US 7707819 B2
Hollow RX-08HD cylindrical charges were loaded with boron and PTFE, in the form of low-bulk density powders or powders dispersed in a rigid foam matrix. Each charge was initiated by a Comp B booster at one end, producing a detonation wave propagating down the length of the cylinder, crushing the foam or bulk powder and collapsing the void spaces. The PdV work done in crushing the material heated it to high temperatures, expelling it in a high velocity fluid jet. In the case of boron particles supported in foam, framing camera photos, temperature measurements, and aluminum witness plates suggest that the boron was completely vaporized by the crush wave and that the boron vapor turbulently mixed with and burned in the surrounding air. In the case of PTFE powder, X-ray photoelectron spectroscopy of residues recovered from fragments of a granite target slab suggest that heating was sufficient to dissociate the PTFE to carbon vapor and molecular fluorine which reacted with the quartz and aluminum silicates in the granite to form aluminum oxide and mineral fluoride compounds.
1. A device comprising:
a housing of a plastic bonded explosive formulation;
a boron-in-foam core in the housing, wherein said boron-in-foam core comprises powdered boron particles dispersed in a rigid foam material,
wherein the housing and boron-in-foam core are physically configured to create a high velocity fluid jet upon ignition of the housing, the jet moving in a direction away from a location of the ignition.
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12. A device comprising:
an inner housing of a plastic bonded explosive formulations;
a boron-in-foam core in the inner housing, wherein said boron-in-foam core comprises powdered boron particles dispersed in a rigid foam material;
a detonator and booster plug assembly;
a thin metal wafer positioned between the detonator and booster plug assembly and the boron-in-foam core, the wafer separating the detonator and booster plug assembly from the boron in foam core; and
an outer housing to house said inner housing, said metal wafer, and said detonator and booster plug assembly,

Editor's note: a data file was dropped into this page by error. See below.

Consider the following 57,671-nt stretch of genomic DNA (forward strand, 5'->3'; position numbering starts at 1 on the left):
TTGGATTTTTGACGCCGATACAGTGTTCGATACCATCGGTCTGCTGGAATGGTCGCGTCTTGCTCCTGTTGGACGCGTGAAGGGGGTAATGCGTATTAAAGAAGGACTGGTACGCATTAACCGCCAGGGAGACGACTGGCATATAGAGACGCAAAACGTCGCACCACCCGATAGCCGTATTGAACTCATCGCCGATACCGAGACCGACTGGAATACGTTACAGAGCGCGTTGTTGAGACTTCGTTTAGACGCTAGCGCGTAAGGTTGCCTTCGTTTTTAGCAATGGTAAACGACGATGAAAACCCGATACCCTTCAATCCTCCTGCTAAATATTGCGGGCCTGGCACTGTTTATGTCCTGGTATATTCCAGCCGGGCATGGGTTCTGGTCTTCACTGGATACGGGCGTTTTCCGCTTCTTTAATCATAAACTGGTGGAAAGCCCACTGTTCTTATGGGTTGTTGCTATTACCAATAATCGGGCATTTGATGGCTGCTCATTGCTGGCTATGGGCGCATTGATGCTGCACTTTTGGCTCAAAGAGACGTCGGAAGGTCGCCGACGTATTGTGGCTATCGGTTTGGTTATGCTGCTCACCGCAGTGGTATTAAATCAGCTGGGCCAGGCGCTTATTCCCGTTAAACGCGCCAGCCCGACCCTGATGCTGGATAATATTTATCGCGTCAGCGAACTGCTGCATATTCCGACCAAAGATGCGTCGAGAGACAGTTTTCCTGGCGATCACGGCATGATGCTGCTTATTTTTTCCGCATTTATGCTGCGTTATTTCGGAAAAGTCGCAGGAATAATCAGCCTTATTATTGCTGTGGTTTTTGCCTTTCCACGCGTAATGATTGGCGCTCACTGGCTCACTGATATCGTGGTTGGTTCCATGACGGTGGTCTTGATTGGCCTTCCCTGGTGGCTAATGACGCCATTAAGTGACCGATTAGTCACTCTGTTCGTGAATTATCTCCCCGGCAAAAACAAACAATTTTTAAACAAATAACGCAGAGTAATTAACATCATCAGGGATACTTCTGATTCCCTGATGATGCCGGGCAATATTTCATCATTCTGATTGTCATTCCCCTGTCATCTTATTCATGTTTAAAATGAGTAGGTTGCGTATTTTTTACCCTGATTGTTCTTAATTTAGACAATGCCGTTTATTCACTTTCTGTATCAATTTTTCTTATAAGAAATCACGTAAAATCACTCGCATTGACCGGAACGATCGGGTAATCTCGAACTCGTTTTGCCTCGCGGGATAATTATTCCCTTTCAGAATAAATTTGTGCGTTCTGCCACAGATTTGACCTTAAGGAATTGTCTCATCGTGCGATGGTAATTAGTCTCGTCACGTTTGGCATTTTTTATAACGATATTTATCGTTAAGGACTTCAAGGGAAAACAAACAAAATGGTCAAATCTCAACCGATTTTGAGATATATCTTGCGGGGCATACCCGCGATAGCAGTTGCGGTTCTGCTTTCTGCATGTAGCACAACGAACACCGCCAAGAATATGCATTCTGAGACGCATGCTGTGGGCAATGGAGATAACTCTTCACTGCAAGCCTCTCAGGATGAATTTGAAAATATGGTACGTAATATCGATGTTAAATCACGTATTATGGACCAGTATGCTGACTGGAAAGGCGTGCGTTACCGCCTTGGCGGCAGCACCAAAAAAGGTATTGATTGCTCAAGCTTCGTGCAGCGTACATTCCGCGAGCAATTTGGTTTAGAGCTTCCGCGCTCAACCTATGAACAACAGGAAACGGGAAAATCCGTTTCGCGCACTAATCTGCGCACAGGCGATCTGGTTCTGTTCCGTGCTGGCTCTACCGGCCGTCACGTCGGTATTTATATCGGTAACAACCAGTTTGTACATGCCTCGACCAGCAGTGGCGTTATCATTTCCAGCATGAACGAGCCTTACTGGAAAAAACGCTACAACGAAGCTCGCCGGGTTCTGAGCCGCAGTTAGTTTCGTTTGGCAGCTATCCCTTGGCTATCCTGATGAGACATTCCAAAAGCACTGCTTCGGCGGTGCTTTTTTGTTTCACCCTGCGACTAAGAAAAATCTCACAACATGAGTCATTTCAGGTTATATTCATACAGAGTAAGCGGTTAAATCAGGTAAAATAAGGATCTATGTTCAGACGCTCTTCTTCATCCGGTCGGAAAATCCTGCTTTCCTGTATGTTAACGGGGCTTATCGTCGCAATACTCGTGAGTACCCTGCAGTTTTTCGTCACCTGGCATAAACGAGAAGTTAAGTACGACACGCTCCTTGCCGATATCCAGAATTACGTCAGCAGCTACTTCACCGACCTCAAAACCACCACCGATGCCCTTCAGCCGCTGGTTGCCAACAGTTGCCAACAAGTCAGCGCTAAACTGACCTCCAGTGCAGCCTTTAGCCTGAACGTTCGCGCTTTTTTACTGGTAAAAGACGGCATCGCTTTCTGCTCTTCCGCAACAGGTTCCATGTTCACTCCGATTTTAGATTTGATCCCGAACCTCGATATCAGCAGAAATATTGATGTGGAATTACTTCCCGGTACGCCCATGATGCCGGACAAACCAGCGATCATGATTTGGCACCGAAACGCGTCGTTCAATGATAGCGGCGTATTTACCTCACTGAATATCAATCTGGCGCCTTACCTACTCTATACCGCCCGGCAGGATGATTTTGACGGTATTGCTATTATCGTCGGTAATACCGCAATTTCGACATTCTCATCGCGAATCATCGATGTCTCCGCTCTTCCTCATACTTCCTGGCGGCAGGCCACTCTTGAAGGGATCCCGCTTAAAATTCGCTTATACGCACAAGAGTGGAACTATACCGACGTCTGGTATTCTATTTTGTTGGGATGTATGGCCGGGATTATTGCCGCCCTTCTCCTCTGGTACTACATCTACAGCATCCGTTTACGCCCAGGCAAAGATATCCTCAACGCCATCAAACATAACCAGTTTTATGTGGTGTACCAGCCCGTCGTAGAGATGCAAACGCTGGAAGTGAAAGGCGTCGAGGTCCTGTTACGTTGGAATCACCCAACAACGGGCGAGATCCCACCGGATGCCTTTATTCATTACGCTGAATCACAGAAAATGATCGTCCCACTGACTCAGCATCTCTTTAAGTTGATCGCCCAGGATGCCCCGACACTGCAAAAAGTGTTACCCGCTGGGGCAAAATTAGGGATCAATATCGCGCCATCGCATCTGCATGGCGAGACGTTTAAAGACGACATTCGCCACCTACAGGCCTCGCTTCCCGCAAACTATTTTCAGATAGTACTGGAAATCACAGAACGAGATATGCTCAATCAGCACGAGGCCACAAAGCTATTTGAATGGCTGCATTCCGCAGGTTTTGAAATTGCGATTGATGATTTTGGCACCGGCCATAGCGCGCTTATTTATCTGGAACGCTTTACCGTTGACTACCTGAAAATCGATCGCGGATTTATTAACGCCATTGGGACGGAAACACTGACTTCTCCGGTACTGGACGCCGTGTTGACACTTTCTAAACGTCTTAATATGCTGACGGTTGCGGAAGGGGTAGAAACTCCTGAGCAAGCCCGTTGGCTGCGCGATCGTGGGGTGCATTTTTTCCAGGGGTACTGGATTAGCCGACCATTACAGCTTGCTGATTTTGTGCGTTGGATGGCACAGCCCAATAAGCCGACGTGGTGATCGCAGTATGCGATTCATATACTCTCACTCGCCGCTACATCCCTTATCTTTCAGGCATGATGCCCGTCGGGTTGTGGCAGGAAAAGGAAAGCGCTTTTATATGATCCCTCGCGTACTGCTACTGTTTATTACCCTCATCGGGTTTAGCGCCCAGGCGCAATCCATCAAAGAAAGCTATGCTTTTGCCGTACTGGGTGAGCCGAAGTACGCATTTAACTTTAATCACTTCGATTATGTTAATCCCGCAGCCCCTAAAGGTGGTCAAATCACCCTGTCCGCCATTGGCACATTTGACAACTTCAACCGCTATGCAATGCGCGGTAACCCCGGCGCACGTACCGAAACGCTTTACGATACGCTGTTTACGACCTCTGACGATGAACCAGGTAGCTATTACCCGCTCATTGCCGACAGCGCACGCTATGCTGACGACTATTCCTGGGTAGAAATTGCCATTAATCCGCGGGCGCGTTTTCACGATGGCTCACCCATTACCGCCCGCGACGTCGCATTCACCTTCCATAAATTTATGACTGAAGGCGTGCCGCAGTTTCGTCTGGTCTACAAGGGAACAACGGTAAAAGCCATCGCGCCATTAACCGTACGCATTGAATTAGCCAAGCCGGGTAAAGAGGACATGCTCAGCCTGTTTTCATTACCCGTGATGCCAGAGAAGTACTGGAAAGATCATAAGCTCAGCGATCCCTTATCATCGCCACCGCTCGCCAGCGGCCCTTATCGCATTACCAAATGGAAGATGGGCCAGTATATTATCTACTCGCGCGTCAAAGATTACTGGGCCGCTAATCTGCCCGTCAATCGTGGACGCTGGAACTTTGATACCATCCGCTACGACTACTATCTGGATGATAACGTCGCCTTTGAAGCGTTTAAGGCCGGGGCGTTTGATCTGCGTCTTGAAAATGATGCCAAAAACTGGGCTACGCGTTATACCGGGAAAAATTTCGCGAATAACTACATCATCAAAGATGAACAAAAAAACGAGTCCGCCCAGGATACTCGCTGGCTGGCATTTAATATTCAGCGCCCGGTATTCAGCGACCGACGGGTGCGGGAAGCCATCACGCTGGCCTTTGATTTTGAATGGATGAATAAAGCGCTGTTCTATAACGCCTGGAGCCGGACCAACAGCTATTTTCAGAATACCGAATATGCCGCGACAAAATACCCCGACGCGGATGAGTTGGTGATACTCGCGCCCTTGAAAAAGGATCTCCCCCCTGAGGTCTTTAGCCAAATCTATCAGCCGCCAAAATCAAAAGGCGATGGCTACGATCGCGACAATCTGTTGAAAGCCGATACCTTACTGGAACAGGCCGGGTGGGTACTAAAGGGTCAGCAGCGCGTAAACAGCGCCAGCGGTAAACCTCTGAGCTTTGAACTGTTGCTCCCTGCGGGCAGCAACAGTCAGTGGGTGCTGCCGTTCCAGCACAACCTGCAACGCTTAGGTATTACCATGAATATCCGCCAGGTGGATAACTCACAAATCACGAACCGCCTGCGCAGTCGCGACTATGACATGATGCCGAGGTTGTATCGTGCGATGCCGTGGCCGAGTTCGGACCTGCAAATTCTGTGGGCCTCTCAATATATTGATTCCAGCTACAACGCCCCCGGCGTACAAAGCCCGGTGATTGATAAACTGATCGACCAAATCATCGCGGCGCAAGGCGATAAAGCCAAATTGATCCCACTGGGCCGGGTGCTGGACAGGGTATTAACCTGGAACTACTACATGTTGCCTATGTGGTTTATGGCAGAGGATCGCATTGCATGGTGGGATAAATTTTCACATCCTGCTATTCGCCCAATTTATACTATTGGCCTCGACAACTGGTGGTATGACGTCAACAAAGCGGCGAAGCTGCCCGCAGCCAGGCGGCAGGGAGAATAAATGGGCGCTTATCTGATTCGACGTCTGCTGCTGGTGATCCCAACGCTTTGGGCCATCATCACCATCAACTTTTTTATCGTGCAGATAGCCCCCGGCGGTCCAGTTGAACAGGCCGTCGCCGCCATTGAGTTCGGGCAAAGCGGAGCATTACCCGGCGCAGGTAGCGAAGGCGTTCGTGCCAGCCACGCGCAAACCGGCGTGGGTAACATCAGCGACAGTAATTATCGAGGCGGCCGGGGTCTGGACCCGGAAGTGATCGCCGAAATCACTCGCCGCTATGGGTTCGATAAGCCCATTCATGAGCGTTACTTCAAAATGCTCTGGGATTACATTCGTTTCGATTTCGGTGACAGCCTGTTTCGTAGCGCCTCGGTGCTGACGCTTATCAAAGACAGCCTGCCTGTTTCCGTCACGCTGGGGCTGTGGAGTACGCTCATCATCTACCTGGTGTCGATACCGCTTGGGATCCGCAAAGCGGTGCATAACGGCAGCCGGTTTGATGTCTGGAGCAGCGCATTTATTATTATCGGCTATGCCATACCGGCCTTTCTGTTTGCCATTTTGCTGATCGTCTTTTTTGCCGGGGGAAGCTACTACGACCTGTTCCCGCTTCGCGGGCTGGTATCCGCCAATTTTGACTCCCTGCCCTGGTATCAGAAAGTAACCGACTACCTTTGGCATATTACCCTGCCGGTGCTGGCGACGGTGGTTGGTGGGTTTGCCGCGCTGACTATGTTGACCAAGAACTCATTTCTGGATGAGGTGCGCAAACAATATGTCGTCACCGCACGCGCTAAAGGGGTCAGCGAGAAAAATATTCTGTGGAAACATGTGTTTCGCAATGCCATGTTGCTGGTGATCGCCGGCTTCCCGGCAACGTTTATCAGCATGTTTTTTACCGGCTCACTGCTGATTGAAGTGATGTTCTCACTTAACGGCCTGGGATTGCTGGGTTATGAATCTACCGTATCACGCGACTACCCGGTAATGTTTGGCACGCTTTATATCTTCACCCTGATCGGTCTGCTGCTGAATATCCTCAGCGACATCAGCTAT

wherein the housing and boron-in-foam core are physically configured to create a high velocity fluid jet upon ignition of the housing, the jet moving in a direction away from a location of the ignition.
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27. A device comprising:
an inner housing of a plastic bonded explosive formulation, said inner housing having a boron-in-foam core, wherein said boron-in-foam core comprises powdered boron particles dispersed in a rigid foam material, wherein said explosive component in said plastic bonded explosive formulation comprises TATB;
an outer housing to house said inner housing;
a detonator and booster plug assembly for initiating the inner housing; and
a plate positioned between the detonator and booster plug assembly and the boron-in-foam core, the plate separating the detonator and booster plug assembly from the boron in foam core.
28. A device comprising:
an inner housing of a plastic bonded explosive formulation, said inner housing having a boron-in-foam core, wherein said boron-in-foam core comprises powdered boron particles dispersed in a rigid foam material, and
an outer housing to house said inner housing, said outer housing comprising at least one of a metal, a metal alloy, and plastic,
wherein said inner housing is cylindrical and does not completely enclose opposite ends of the boron-in-foam core,
wherein a longitudinal axis is defined between the opposite ends of the boron-in-foam core, wherein an outer diameter of the core is about constant along the axis thereof,